British Jews meet hatred at the end of a razorblade

World

British Jews meet hatred at the end of a razorblade

They once felt safe in liberal, multicultural Britain, but anti-Semitic attacks are on the rise and fears are palpable

Rosa Silverman


Eli was chatting with some friends outside his college, wearing his Jewish skullcap and prayer shawl as usual, when a young man came by on foot. “Nick their caps,” he shouted to his mate, before directing a derogatory comment about Jews to Eli’s group. Then came the attack.
“He punched me and had a razorblade between his fingers,” says the 18-year-old from Gateshead, England. “It was an inch from my eye and I was bleeding a lot from my face.”
The wound was stitched up. The attacker, who had also slashed one of Eli’s friends in the back, got away.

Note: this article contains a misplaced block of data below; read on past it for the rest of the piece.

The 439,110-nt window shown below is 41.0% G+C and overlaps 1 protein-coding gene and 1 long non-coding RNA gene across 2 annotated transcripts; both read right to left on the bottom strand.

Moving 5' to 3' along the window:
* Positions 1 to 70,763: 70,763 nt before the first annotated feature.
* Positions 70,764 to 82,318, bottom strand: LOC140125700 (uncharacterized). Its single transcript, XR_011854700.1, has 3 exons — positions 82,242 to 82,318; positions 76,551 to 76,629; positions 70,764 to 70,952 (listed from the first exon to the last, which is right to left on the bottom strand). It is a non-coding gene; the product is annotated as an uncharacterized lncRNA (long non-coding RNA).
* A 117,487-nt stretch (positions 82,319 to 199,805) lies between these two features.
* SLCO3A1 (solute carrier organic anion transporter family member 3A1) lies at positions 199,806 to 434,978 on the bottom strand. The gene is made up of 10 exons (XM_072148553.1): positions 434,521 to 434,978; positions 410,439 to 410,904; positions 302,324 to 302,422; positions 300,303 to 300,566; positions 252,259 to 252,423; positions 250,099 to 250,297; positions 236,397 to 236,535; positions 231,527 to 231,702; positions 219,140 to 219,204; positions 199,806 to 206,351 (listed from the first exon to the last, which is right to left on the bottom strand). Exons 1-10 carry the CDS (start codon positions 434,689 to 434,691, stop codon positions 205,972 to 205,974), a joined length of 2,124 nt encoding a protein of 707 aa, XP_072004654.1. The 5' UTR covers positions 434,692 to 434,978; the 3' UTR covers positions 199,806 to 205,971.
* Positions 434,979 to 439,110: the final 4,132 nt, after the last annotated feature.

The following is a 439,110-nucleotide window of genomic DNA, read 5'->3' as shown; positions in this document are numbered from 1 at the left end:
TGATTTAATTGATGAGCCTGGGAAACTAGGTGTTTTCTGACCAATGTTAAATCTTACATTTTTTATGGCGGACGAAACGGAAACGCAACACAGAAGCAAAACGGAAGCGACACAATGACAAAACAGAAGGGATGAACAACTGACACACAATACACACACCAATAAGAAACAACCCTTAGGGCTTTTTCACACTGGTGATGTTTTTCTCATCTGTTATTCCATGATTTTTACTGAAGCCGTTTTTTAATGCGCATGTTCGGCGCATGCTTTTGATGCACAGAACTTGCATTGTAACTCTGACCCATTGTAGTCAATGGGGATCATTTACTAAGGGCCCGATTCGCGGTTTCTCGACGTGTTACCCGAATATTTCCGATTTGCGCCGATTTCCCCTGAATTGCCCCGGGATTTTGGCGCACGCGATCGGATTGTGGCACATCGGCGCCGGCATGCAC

“In Gateshead people shout stuff at you quite often. I’m used to it,” he says. The incident, in April, is now being treated as a hate crime by Northumbria Police.
Eli, who did not want his real name published, is far from alone. Anti-Semitism is referred to as the oldest hatred, one that’s reared its ugly head time and again throughout the Jewish people’s history. Here, in liberal, progressive, multicultural Britain, many once felt they were safe. But today, growing numbers are afraid.
This week, the Community Security Trust (CST), a charity that protects British Jews from anti-Semitism, said it had recorded 727 anti-Semitic incidents across the UK in the first six months of 2018, only beaten last year, when 786 incidents were recorded between January and June and a record annual total of 1,414 incidents logged.
They range from assaults – some involving stones, bricks or other objects being thrown – to verbal abuse and desecration of Jewish property. The vast majority occurred in the main Jewish centres of Greater London and Greater Manchester.